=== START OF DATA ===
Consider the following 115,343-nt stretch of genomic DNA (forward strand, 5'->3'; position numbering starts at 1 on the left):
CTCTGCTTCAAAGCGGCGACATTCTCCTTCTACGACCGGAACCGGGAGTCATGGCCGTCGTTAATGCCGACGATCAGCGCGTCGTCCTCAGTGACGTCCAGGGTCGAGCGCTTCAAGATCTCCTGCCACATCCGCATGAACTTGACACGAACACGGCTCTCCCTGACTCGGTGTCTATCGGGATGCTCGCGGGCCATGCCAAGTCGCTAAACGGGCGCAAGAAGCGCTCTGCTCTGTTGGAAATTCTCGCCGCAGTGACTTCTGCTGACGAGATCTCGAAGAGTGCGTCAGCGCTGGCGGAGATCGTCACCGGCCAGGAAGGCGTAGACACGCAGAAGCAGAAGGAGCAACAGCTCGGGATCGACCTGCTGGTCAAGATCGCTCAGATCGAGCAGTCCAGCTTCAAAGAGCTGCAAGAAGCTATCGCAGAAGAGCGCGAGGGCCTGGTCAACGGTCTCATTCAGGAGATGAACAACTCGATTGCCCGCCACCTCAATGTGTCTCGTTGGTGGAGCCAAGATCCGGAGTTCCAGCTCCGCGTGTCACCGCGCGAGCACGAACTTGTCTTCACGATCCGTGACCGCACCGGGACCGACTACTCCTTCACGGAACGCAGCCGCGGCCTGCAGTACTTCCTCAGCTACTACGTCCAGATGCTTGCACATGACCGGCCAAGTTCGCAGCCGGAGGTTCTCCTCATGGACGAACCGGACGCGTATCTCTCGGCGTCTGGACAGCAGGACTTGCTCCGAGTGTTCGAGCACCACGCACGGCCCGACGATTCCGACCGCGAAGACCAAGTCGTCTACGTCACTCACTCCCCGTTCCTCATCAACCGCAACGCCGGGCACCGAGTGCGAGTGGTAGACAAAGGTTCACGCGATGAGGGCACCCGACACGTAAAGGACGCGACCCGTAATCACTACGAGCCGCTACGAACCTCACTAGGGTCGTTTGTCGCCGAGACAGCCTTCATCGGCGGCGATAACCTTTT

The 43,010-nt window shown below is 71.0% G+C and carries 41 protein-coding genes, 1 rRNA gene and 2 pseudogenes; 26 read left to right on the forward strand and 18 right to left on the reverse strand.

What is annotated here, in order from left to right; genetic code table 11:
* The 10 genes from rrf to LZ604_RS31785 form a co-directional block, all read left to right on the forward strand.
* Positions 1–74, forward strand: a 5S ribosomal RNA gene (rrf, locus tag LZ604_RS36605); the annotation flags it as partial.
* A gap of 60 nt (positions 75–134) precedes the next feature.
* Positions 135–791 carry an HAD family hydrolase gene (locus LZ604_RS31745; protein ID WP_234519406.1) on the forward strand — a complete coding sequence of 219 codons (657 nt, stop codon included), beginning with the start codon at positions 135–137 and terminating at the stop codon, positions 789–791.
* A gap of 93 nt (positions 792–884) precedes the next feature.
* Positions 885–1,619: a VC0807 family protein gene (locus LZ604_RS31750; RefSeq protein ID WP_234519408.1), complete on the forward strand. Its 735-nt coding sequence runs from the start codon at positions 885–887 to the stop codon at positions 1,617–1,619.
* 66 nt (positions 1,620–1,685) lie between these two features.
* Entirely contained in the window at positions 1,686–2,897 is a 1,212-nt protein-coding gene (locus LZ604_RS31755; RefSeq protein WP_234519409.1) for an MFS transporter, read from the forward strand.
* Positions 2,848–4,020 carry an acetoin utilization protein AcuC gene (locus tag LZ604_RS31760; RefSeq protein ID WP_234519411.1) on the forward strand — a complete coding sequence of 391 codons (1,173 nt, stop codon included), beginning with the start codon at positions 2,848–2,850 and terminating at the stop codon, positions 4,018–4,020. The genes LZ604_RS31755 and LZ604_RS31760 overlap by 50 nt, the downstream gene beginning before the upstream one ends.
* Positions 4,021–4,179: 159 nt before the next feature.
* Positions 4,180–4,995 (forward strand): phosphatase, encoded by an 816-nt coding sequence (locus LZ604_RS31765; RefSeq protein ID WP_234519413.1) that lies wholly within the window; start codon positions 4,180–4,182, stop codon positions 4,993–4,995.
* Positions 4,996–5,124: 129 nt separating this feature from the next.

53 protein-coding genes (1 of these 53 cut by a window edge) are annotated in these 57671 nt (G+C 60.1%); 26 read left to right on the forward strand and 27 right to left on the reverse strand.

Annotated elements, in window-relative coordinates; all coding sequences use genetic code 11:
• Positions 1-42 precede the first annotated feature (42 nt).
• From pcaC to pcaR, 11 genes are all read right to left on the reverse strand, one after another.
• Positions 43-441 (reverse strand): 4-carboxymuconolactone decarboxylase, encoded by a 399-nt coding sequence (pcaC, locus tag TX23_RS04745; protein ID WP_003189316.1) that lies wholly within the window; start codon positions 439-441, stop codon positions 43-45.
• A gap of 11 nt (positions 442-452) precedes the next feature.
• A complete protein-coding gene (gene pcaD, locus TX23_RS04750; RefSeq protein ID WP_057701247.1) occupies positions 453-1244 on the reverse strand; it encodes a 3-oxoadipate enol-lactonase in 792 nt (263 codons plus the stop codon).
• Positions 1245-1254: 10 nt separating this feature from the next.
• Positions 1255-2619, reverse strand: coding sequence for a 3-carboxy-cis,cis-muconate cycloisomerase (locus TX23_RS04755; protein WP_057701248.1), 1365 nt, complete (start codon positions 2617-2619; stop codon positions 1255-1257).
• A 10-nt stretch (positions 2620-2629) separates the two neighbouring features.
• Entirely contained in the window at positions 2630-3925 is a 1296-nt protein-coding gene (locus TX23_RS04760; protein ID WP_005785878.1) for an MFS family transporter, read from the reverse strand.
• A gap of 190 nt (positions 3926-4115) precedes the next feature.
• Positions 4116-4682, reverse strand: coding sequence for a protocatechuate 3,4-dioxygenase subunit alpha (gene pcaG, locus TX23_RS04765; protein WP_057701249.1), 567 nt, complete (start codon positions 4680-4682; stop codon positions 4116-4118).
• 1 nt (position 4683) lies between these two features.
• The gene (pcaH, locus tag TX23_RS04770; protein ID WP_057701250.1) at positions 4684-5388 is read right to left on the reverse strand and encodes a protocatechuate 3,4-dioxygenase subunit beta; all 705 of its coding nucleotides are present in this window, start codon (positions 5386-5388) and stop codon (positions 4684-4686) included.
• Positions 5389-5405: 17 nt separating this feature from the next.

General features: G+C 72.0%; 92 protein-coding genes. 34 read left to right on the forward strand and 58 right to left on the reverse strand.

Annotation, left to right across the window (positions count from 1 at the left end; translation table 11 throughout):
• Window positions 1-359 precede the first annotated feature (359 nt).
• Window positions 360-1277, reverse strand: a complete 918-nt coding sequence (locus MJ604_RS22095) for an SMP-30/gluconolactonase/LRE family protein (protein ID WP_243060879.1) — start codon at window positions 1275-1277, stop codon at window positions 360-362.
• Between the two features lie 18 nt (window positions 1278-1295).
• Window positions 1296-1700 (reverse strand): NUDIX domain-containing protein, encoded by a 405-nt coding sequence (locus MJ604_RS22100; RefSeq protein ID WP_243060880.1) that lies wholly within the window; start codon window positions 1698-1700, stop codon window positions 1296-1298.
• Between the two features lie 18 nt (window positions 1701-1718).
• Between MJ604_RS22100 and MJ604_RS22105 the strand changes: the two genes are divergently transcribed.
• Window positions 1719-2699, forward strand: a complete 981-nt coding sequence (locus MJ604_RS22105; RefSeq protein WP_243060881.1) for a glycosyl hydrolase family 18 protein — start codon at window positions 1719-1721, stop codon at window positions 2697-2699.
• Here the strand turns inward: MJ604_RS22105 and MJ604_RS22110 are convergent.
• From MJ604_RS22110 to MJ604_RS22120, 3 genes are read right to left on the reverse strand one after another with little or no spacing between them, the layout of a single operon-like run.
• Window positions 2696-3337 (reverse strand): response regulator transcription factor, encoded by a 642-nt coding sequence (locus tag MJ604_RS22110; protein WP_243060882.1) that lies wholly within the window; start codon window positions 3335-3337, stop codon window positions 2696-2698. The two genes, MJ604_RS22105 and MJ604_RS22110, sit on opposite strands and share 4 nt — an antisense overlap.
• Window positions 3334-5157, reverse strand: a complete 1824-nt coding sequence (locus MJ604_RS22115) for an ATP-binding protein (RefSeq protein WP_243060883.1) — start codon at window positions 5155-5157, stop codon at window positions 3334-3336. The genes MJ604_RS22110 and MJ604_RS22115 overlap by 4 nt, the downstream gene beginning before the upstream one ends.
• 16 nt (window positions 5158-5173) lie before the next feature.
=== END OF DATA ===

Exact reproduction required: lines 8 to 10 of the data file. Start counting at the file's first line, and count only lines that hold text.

* Positions 135–791 carry an HAD family hydrolase gene (locus LZ604_RS31745; protein ID WP_234519406.1) on the forward strand — a complete coding sequence of 219 codons (657 nt, stop codon included), beginning with the start codon at positions 135–137 and terminating at the stop codon, positions 789–791.
* A gap of 93 nt (positions 792–884) precedes the next feature.
* Positions 885–1,619: a VC0807 family protein gene (locus LZ604_RS31750; RefSeq protein ID WP_234519408.1), complete on the forward strand. Its 735-nt coding sequence runs from the start codon at positions 885–887 to the stop codon at positions 1,617–1,619.